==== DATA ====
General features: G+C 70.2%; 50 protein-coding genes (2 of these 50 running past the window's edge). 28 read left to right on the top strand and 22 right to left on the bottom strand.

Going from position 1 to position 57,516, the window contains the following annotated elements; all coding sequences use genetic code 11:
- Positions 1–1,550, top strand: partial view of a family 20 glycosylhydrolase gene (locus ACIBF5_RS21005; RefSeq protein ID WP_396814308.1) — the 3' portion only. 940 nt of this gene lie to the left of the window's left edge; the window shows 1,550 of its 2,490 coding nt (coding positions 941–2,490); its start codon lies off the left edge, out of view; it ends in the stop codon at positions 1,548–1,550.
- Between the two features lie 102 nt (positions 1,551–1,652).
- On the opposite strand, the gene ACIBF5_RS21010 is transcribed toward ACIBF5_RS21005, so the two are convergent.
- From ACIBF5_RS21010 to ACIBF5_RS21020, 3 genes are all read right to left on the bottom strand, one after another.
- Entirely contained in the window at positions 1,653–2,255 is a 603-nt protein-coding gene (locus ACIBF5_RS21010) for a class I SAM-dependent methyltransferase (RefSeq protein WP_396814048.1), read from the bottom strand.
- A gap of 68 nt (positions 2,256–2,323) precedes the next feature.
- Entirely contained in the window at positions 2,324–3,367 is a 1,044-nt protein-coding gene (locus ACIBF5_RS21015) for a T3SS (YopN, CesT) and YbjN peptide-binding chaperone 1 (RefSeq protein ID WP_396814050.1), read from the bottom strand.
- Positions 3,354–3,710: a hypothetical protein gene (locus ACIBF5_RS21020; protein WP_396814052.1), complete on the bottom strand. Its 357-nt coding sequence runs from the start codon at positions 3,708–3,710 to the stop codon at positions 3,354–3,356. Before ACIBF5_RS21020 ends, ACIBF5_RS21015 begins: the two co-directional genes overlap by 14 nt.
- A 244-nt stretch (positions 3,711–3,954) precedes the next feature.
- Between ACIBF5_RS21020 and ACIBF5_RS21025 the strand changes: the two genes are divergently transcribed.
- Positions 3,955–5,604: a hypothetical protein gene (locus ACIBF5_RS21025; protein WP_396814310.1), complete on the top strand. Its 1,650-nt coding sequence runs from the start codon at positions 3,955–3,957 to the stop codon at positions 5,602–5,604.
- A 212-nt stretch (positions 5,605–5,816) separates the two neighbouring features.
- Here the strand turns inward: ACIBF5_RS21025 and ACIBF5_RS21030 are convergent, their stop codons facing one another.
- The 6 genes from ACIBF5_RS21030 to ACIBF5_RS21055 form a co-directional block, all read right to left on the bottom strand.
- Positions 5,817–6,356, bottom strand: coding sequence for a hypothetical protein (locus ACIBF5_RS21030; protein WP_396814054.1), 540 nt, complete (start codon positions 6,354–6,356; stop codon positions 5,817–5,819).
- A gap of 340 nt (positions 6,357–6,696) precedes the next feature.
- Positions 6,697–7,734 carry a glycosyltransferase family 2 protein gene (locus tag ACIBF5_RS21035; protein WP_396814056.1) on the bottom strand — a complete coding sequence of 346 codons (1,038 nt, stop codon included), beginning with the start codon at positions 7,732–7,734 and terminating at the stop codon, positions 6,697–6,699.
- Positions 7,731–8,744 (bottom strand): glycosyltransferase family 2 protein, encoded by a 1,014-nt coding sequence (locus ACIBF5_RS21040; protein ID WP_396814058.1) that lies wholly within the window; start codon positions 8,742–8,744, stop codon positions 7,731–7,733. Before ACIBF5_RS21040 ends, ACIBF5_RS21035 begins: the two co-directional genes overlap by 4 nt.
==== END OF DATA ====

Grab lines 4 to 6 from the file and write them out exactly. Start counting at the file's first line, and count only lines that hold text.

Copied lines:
- Between the two features lie 102 nt (positions 1,551–1,652).
- On the opposite strand, the gene ACIBF5_RS21010 is transcribed toward ACIBF5_RS21005, so the two are convergent.
- From ACIBF5_RS21010 to ACIBF5_RS21020, 3 genes are all read right to left on the bottom strand, one after another.